This map plots the settings and references in Three Men in a Boat
To start exploring, click a red pin
Three Men in a Boat takes place at the end of the 19th century, mostly on the River Thames.
The Thames rises in Gloucestershire, and flows eastwards in various twists and turns to the Thames Estuary and the North Sea – 215 miles in all, the longest river in England.
The source of the Thames is at Kemble, and the river then passes through Oxford, Reading, Maidenhead, Windsor, Staines, Kingston and London. From Teddington Lock (pictured in google map) onwards, the river is tidal.
The river journey in Three Men in a Boat starts just above Teddington Lock, at Kingston-upon-Thames, and they call at or pass by various towns and landmarks, as well as venturing through several of the locks that control the non-tidal river upstream of Teddington. They continue as far as Oxford, a journey of about 91 miles – almost half the length of the Thames.
Although most of the book takes place on the river, the expeditions begins in central London with a train journey from Waterloo station to Kingston-upon-Thames.
Waterloo station was opened in 1848. It was intended to be a through station, with a line into the City of London. Over the next few decades, more buildings and platforms were added haphazardly, so that by the time of Three Men in a Boat, it was the butt of jokes and was considered to be the most perplexing railway station in London – so much so that from 1900 the whole lot was pulled down and a new station constructed (which itself was badly damaged in World War 2).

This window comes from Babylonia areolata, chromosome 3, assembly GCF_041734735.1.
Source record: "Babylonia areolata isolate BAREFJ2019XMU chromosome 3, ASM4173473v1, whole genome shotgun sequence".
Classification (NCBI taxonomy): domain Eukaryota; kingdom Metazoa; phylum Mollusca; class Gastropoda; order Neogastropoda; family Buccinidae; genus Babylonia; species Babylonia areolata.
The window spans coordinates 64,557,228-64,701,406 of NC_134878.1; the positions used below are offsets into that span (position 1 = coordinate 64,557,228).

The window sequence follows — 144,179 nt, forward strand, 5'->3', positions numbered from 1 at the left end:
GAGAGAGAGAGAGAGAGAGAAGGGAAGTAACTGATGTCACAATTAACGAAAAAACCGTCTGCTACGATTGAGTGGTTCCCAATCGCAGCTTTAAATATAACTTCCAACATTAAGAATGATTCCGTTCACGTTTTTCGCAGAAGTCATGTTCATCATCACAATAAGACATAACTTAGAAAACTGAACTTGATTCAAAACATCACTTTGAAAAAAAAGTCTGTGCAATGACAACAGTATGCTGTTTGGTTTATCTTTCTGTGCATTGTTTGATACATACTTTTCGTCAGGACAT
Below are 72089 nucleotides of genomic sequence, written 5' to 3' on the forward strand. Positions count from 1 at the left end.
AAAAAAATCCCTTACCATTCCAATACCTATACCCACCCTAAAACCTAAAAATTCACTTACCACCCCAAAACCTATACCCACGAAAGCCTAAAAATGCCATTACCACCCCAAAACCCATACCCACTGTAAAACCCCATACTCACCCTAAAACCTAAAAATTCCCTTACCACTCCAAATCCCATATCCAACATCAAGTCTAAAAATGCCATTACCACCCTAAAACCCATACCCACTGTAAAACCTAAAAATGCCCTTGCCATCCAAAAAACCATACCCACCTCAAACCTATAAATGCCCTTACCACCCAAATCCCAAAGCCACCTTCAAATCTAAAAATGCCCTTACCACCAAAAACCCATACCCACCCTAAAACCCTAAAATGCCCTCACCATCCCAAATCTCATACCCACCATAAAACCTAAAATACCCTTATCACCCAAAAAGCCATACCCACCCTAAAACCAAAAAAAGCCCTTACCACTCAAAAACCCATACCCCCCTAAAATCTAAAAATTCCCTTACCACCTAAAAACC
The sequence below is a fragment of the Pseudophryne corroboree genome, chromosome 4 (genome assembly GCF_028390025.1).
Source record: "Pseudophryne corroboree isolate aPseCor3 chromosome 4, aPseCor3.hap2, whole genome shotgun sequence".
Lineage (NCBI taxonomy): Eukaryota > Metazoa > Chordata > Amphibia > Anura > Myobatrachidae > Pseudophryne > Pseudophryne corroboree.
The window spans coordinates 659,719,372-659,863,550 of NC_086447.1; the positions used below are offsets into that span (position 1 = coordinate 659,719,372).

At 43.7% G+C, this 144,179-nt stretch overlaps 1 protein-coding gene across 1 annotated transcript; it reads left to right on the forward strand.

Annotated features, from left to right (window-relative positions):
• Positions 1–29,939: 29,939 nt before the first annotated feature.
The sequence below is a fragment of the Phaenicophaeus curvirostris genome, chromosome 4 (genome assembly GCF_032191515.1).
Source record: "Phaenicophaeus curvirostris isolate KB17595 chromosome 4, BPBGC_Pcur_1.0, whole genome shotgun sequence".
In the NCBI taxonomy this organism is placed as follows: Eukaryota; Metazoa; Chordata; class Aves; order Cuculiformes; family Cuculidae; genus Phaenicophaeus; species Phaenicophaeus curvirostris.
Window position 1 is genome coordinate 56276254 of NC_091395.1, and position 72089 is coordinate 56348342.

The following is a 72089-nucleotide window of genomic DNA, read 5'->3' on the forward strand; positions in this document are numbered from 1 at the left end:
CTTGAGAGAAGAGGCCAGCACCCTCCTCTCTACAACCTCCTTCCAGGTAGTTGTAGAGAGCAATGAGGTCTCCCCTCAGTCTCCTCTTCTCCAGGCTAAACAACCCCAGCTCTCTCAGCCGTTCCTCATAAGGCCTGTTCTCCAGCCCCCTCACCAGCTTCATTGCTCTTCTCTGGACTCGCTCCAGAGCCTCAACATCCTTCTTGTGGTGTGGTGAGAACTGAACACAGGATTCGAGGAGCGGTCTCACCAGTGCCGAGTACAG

Ankerwycke Park is on the opposite side of the Thames from Runnymede. It is the site of St Mary's Priory, where Henry VIII occasionally met Anne Boleyn. The Ankerwycke Yew is believed to be 2,000 years old, a tree said to have witnessed the signing of the Magna Carta. Ankerwycke Park was acquired by the National Trust in 1998.
Maidenhead has always been important in terms of transport links, with the Brunel railway bridge crossing the Thames here, as well as the road from London to Bath, with many coaching inns in the town.
The River Lea (or Lee) is a major tributary of the Thames. It rises at Leagrave near Luton in Bedfordshire and enters the Thames almost opposite the Millennium Dome, via the Limehouse Cut (close to where Jerome lived in Poplar as a child).